Books and Columns
12 December 2020
Whatever happend to the push for a Cody Horse Events Center?
Actually, the idea of adding this economic driver to Cody’s infrastructure has been around a long time. It’s a football that keeps getting kicked down the road, while riders compete and spend their money elsewhere.
And, maybe, its time has come as we look for ways to bring more dollars into the community.
Other communities have already and thoroughly pioneered this field with public-supported and built facilities, meaning there are plenty of examples out there to serve as roadmaps and more are coming online every year.
The facts? Equestrian sports—all 18 recognized disciplines of them–are huge and growing. More, taken together, these sports are considered among the most expensive in the world (see Yahoo finance).
Personally, I can attest to that. I ended up taking out a second mortgage when my daughter became old enough to compete. As much as I was making, then, I couldn’t afford horses, gear, entry fees, clothing etc. for two of us.
The day she decided she would rather race bikes was a boon to my pocketbook, and I had to laugh when she told me that some members of her biking club thought the sport too expensive. I mean, really. You don’t have to feed a bike or constantly buy it new gear. You ever see a bike rip up its winter blankets or throw its tires when you’re not even riding it? A bike doesn’t require a trailer to transport it or run up vet bills, either. And, don’t get me started on all the other ways horses “disappear” the family income.
Which is relevant because every person coming here for a competition will need to augment/replace something. Plus, they’ll be bringing along friends, relatives, and a support staff—all of whom spend money. I know. I travelled with horses for a decade.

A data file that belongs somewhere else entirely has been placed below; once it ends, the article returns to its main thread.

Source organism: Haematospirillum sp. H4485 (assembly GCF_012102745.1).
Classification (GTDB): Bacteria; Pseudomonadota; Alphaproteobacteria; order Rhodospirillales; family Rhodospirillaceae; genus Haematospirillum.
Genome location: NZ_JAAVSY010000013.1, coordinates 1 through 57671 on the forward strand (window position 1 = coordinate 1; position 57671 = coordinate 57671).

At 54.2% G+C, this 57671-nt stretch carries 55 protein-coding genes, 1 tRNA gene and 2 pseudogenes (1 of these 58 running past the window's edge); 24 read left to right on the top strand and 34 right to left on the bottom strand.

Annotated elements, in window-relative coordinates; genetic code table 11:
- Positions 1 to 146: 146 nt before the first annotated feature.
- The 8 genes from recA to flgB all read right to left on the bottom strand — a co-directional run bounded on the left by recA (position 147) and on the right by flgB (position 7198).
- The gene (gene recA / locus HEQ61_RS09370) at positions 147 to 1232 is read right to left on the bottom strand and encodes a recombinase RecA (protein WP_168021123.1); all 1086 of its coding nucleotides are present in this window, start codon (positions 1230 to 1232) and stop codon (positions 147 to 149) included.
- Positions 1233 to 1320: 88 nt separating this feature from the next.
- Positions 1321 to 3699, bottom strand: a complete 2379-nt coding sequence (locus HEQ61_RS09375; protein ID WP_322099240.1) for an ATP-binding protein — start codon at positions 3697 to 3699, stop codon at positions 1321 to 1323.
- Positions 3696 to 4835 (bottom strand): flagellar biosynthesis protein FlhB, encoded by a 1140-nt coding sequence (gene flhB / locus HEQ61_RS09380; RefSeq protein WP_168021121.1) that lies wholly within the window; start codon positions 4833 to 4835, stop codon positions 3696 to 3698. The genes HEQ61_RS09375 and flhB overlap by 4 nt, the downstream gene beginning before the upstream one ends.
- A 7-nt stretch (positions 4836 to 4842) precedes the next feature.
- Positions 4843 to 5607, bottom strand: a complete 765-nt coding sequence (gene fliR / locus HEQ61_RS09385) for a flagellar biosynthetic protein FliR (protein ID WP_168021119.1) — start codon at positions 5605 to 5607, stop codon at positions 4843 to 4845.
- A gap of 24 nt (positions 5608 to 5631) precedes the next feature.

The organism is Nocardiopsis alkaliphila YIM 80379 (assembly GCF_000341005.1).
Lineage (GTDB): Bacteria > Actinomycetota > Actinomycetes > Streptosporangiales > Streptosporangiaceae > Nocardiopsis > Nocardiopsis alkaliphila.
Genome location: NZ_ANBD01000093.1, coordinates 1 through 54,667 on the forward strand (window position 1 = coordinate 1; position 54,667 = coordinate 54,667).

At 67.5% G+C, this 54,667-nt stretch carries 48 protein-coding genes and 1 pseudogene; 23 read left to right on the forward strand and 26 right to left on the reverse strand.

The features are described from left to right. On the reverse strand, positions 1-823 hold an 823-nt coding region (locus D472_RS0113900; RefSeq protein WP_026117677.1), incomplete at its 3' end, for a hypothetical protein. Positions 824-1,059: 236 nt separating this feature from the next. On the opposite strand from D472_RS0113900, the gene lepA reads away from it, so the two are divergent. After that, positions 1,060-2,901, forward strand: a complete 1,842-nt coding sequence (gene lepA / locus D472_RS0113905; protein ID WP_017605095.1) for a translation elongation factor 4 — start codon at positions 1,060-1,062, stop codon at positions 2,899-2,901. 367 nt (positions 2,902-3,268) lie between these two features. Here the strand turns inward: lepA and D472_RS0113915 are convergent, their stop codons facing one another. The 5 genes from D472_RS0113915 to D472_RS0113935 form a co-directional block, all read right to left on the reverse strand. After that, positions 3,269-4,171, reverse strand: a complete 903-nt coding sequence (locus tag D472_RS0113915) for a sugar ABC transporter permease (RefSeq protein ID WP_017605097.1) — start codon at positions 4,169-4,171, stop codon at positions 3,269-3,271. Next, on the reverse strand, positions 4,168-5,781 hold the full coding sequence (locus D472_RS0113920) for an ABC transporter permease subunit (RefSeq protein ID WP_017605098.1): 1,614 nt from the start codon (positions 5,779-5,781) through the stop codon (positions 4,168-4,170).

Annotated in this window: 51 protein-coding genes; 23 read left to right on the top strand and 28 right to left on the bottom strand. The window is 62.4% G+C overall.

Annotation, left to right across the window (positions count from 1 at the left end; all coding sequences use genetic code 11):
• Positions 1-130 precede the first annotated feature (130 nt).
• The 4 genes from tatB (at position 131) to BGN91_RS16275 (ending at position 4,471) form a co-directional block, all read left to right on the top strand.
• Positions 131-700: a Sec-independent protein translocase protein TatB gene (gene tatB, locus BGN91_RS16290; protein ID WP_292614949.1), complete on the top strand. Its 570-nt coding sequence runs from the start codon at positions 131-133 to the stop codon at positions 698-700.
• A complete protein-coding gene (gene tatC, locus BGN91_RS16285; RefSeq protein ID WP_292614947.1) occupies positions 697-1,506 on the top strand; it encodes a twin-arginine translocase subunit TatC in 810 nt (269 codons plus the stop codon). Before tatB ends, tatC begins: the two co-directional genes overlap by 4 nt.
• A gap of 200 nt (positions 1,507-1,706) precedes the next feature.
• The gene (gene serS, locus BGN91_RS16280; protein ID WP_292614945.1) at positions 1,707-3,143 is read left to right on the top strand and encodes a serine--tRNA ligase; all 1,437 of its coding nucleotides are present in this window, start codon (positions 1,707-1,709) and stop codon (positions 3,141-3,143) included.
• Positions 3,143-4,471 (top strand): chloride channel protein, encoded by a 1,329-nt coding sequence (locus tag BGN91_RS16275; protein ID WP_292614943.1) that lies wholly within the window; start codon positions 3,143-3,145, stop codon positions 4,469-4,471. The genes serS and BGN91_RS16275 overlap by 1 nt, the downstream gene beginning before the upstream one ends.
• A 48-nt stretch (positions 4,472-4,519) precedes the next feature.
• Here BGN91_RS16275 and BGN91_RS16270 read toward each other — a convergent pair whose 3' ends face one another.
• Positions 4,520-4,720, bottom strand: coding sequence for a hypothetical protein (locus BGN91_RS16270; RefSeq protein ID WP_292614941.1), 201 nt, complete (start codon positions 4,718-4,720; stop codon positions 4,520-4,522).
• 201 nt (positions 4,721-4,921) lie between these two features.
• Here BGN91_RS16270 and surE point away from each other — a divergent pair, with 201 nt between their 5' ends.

If you doubt, here’s some stats from the equestrian channel.
The horse industry has a direct economic effect on the U.S. of $39 billion annually.
The industry has a $102 billion impact on the U.S. economy when adding the multiplier effect of spending by industry suppliers and employees.
The industry pays a total of $1.9 billion in taxes as follows (in $ millions): Federal – $588; State – $1,017; Local – $275.
Is This for Us?
As for us? We have a population which probably includes more horses than people. We know horses and the sports involved and have local people who are leaders in their equestrian fields. Best of all, we already have an excellent outdoor facility with the rodeo grounds. Why not invest more in this home-grown asset and add an indoor competition area while also adding another tax source and an income stream for local businesses?
“We can’t afford it,” you say?
Maybe what we can’t afford is to ignore capitalizing on a local resource that is so ubiquitous it is almost invisible.
Ideas and words to provoke thought…